Dynamic Digital Twin technology is transforming the way OEMs and end users design, commission, operate and maintain their machines. At the design stage, engineers can use a digital twin to design and test the mechanics of machines before build, resulting in better machine performance, shorter development cycles and faster time to market – all of which lower costs and reduce risks. When commissioning, they can connect a machine to a control system – long before going onsite – in a virtual environment, where changes are much less expensive to make. In operations, real-time production data is combined with a digital twin, so operators – armed with far greater useful information – can make better production decisions. Finally, when it comes to maintenance, predictive models built from digital twins allow engineers to predict and schedule maintenance during planned shutdowns.

The software elements of any modern infrastructure can only feed off pertinent data if the equipment with which they are interacting is in itself, smart, which is why smart machines form the foundation of many of these advances. Smart systems help companies create more flexible operations, which in turn make companies more productive, more secure and allow them to become more sustainable.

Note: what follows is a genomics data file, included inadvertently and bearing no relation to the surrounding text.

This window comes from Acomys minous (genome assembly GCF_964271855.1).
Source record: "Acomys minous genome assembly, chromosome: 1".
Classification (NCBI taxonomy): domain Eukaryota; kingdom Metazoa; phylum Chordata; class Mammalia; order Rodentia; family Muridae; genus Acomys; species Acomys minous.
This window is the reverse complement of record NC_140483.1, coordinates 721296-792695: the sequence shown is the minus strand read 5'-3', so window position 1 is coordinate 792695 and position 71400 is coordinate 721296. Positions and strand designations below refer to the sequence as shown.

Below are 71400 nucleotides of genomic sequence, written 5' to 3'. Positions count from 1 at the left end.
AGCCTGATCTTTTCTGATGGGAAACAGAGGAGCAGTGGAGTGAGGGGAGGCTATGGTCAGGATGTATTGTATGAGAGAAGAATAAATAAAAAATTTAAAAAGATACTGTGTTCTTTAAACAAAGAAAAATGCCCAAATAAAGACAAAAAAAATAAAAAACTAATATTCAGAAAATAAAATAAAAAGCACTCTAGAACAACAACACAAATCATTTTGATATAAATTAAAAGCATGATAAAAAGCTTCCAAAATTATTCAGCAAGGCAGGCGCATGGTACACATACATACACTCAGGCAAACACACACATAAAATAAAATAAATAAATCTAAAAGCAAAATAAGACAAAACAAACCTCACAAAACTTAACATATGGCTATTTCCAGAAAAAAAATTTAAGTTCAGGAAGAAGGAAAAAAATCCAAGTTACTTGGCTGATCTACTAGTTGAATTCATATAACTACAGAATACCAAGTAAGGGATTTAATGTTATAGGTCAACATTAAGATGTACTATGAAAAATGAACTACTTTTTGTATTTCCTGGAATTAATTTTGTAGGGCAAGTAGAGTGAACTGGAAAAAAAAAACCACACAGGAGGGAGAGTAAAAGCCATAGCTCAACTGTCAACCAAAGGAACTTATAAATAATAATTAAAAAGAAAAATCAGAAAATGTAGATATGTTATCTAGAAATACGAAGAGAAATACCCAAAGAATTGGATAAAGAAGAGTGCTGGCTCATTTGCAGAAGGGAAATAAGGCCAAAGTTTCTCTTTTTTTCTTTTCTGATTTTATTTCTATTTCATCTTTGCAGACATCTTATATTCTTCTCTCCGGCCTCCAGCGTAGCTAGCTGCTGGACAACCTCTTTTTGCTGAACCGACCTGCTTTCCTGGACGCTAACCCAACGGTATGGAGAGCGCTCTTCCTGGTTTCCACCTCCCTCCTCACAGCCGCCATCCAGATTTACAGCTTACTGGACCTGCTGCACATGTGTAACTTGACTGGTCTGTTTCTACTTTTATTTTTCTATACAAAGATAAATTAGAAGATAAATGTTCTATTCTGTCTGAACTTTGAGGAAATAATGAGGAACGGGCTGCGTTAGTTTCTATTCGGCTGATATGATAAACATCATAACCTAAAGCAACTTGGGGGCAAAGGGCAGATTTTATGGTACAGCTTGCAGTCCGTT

Even a basic low-voltage commodity component can share data with higher-level systems. Even a simple ‘go/no go’ signal can have an impact… in real time or for historical trending following analytics.

Some of the greatest agility advances have been thanks to the advent of contemporary automation concepts. Indeed, smart software-based systems really come to the fore when matched to physical technology that offers commensurate levels of capabilities, especially in terms of flexibility. One such concept is intelligent cart technology, such as Rockwell Automation’s iTRAK® linear servo solution.